The lockdown has magnified advertising challenges and accelerated trends. It should also be reinforcing timeless wisdom. The two most important principles in advertising are that your audience needs to notice your advertising and know who it's for. This sounds bloody obvious, but it's amazing how often they're now overlooked. Yet stronger branding is the simplest improvement most advertisers could make to boost effectiveness.
Advertising works best when it's distinctive, ie unlike anything else, because (see above) this helps more people both notice it and remember who it's for. Brand campaigns are particularly powerful when consistently distinctive; when the same unique elements continue across executions, channels and years. This is well documented, but it's also pretty obvious.
Perhaps some brand marketers and agencies find this simple, common-sense approach to be too lazy, or just too boring, because consistent distinctiveness has declined. Many now change their campaigns like underwear. That includes the execution, creative concept, and brand strategy. Even one-off campaigns aren't as distinctive as they should be. Too often, unless the audience scrutinises that logo or packshot, it's hard to separate one brand's communications from another.
Covid-19 has taken this to ridiculous new levels. Check out the sad compilation video of recent US advertising. The same ideas, messages, images, and even words and music, have been employed by what should be a diverse range of businesses, categories and brands.
So here's one theory on why this is happening: There's too much information, and we're all reading the same stuff.
Anything anyone thinks about marketing and advertising is available at the touch of a button. It's a never-ending stream of facts, opinions and counter-opinions. We can see all the best advertising from anywhere in the world as soon as it hits its market. Algorithms and peers drive us to the same popular content. And there's a competitive pressure on each of us to absorb it all. Have you read this? Have you seen what's-his-face's latest article, video, Ted Talk or LinkedIn post?
Lockdown has made it worse. We're devouring and sharing the same rushed case studies, opinion pieces and new philosophies. Unlike a well-considered book, little of it has much depth, but we're responding regardless. Brands that boldly stood for status, ambition or carefree fun seem to have relaunched and aligned with some kind of universal socialist philosophy. Like some friend that's just returned from an alternative meditation retreat and you don't know who they are anymore - you just know you don't want to be having a beer with them until they snap out of it.
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Couple that with an almost perverse desire to quickly declare an existing approach flawed, and replace it with a new one. The kind of theories that once took decades to develop, refine, challenge and replace, can now complete their entire life cycle in months. But when it comes to brand advertising, should we be obsessing over what's "right", or pursuing "interesting and distinctive" and anything that helps us get there?
I've read many books that have directly influenced the way I've approached advertising; Lateral Thinking and the Six Thinking Hats by Edward de Bono, The 22 Immutable Laws of Marketing by Ries and Trout, Mindhunter by John Douglas, Focus by Al and Laura Ries, The Tipping Point by Malcolm Gladwell, Freakonomics by Dubner and Levitt, How Brands Become Icons by Douglas Holt, and How Brands Grow by Byron Sharp. In every case, someone has eventually informed me that that particular book has now been discredited. And in every case I've thought, "That's awkward, I've already used that theory to help create a very effective campaign".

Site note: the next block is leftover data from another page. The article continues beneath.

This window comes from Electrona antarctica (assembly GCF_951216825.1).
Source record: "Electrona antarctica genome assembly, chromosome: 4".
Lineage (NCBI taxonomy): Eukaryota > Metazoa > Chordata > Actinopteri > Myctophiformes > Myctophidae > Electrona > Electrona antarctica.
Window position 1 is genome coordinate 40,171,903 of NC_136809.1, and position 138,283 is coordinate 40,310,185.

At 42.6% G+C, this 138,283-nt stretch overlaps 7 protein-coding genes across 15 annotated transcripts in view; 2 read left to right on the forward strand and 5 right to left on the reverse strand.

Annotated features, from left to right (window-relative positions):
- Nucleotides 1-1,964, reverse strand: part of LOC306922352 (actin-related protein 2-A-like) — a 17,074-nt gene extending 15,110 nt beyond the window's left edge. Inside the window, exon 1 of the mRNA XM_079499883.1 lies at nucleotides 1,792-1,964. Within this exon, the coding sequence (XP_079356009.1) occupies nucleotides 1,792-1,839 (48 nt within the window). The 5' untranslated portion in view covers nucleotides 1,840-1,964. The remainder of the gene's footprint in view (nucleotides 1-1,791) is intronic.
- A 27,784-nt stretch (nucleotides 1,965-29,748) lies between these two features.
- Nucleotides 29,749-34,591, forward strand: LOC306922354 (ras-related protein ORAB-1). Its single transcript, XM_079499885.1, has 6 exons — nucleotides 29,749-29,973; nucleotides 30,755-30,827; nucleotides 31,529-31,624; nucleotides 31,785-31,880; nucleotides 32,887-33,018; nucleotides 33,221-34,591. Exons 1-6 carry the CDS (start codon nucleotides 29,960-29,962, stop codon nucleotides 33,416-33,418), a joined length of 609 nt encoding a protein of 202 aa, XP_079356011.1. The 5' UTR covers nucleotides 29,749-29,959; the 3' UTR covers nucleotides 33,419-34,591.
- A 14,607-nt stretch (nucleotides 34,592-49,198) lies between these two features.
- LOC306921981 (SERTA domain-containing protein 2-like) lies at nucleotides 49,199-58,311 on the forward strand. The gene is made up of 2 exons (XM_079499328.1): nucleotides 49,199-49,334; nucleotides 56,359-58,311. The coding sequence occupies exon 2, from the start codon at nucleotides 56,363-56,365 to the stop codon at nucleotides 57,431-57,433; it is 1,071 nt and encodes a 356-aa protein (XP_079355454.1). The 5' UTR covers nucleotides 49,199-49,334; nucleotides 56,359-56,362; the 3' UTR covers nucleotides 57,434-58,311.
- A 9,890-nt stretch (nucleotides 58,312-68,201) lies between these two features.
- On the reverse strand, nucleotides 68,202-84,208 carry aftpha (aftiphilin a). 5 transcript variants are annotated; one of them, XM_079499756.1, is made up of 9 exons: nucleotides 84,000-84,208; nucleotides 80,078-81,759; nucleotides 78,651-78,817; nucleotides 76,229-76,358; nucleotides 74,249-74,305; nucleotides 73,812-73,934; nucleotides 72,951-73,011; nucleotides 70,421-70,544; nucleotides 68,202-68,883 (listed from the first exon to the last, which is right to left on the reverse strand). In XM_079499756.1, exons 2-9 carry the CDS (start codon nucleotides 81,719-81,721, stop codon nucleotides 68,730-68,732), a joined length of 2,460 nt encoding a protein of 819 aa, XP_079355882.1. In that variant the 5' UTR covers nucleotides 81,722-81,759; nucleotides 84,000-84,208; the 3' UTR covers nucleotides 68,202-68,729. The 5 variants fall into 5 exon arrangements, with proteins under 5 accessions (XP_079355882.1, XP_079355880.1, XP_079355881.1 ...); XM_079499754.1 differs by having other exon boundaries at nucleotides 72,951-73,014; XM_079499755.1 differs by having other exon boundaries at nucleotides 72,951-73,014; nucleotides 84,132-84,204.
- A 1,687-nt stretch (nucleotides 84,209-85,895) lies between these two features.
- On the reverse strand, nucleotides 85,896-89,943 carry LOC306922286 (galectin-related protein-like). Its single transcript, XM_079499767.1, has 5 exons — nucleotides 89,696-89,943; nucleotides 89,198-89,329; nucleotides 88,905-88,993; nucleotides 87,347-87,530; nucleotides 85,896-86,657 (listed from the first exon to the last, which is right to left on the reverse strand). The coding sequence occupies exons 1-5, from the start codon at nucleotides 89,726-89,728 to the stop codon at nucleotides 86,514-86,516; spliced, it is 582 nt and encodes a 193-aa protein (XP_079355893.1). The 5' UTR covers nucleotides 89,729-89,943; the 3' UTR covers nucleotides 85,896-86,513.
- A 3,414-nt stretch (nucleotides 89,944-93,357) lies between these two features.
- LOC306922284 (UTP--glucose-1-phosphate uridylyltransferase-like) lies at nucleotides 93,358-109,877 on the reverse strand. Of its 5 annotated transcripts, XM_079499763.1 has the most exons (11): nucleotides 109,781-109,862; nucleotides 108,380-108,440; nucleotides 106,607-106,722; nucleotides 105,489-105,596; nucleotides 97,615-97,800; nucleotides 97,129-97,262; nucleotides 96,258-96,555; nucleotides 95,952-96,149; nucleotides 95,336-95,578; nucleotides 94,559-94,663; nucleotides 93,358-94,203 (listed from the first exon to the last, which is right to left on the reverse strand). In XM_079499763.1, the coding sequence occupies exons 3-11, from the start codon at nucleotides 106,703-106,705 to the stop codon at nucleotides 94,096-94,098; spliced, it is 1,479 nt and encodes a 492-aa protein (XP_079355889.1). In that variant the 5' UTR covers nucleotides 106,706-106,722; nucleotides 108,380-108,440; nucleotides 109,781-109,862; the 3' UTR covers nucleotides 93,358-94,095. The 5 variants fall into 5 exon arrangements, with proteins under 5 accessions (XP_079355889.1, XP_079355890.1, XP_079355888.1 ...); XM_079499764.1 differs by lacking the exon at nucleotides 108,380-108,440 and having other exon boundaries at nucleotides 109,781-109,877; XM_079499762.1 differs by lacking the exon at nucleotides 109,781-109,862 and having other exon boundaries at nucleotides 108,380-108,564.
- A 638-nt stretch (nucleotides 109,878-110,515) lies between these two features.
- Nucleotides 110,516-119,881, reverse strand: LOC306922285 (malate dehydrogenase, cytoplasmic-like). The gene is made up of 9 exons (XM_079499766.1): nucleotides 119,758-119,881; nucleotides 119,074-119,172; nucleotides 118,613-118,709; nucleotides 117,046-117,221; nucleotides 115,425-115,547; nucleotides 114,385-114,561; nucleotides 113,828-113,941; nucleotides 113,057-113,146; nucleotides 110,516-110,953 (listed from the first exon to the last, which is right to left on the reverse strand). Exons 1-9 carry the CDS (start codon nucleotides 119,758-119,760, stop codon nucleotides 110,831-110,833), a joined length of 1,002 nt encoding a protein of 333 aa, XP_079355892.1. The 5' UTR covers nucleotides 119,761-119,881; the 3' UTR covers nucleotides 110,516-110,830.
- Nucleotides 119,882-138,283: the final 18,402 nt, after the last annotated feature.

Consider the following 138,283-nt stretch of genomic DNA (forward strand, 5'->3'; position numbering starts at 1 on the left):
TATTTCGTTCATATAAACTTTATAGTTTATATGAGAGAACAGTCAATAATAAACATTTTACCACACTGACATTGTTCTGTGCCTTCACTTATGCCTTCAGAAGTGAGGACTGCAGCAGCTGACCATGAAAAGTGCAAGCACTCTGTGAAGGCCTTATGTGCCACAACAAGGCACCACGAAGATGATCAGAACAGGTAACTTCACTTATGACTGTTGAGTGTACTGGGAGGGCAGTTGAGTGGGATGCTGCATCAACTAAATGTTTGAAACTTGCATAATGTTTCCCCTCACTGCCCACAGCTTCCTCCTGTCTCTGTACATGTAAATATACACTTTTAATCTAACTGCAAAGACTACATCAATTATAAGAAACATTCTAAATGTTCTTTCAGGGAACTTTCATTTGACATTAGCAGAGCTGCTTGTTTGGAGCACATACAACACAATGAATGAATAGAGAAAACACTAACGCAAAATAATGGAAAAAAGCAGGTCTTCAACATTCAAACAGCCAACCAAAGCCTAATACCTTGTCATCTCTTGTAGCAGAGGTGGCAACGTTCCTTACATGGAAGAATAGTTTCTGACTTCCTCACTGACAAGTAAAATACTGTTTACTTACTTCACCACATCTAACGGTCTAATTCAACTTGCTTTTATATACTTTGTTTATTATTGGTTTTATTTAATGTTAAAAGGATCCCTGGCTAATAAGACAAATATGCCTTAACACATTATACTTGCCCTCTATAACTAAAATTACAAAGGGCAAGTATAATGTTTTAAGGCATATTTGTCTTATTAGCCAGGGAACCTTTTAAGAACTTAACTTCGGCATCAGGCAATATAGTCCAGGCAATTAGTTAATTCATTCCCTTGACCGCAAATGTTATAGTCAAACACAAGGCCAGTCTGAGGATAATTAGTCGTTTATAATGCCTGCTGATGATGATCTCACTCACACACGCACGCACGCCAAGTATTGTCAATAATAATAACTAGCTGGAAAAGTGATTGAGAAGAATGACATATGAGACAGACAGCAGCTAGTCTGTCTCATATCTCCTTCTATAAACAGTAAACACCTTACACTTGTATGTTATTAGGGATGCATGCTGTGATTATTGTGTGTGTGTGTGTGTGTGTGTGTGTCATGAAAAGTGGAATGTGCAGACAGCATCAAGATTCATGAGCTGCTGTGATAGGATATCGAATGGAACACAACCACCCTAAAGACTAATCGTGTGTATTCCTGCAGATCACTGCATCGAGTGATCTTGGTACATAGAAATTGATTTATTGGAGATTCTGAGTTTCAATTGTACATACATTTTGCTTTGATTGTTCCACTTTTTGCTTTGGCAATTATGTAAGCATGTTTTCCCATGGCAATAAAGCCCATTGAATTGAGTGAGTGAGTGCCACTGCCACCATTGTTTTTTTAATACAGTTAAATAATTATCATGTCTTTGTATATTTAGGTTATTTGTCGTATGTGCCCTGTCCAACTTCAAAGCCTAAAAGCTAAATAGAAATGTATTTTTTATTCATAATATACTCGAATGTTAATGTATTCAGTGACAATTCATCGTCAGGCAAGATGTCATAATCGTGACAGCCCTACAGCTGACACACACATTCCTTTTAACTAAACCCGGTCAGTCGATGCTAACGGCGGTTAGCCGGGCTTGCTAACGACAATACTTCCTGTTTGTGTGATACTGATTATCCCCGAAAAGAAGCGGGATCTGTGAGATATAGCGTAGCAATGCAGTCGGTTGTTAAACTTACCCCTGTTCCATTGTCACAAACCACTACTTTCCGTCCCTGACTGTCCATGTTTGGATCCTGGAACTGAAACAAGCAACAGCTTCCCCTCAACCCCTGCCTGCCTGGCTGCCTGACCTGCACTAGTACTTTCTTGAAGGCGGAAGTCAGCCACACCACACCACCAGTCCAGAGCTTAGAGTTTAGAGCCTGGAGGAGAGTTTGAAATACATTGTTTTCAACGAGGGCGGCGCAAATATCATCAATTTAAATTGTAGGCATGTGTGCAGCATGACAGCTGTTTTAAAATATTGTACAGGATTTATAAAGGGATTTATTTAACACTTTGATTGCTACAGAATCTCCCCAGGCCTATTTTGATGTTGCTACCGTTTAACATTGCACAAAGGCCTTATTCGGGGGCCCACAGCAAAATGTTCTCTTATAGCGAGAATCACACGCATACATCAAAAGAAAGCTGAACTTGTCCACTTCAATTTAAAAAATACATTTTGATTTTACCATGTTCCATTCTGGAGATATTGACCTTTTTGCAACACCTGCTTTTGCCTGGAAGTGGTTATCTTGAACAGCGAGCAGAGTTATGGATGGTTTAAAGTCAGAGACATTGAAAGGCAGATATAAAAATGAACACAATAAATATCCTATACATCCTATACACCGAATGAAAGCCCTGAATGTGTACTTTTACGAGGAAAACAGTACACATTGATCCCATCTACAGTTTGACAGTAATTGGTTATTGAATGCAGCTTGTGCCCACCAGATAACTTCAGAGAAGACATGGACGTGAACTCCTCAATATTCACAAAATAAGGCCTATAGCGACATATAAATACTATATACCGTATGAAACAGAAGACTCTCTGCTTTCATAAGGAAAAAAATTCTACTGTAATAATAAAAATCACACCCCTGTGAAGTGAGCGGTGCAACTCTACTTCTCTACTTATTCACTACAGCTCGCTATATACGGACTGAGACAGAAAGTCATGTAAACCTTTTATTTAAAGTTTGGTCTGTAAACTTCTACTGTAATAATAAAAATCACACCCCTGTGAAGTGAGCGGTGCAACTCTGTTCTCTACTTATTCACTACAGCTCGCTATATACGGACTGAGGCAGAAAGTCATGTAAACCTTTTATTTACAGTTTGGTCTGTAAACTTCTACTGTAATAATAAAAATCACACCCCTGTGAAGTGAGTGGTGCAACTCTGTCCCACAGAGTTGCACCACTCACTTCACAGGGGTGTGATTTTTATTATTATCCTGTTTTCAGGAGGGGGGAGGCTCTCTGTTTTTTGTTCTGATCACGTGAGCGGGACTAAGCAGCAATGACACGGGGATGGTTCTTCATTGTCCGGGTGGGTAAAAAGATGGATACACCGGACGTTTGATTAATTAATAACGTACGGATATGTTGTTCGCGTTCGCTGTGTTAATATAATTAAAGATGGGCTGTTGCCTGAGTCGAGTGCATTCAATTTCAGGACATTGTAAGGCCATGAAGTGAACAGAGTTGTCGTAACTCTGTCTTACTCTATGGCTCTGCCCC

So we constantly jump from one theory to the next. And this shows in our advertising, marketing and brands, and their declining effectiveness. The growing "infobesity" drives stress, and leads to both paralysis and bad decisions (see Paradox of Choice by Barry Schwartz, and Gut Feelings by Gerd Gigerenzer). It can also lead to sameness.
Distinctiveness is about originality and individuality. It's about outliers and boldly focused initiatives. Increasingly we have herding instead - an ancient instinct that's all about following and fitting in. What's changed is that new channels have accelerated and broadened the effect. Mediocrity is a virus, and technology is enabling it to move throughout the global marketing and advertising industry with ease.
If we're all exposed to the same stuff our output starts to look the same. At least until it all changes simultaneously with the next global trend. Recently it's been "social purpose" advertising. Has this approach worked for some brands? Of course. Particularly if, like Dove, you were one of the first to do it - way back when it was truly distinctive. But once every second brand has loudly declared their commitment to diversity, health and education through their advertising, no one gains an advantage.
What brand owners and their agencies need, well beyond Covid-19, is less consumption and more creation. It's the excessive constantly changing input that's burning us all out, not the output. If we want to develop fresh and distinctive brands and campaigns, we need to free ourselves from the distraction of being constantly updated by multiple balanced points of view. Artists, writers, filmmakers and poets escape normal to create uniqueness. Brands too need to obsess over bold individual pursuits - find their own influencers, form their own beliefs, and promote a clear and strong vision.
- David (DT) Thomason is a brand and advertising strategist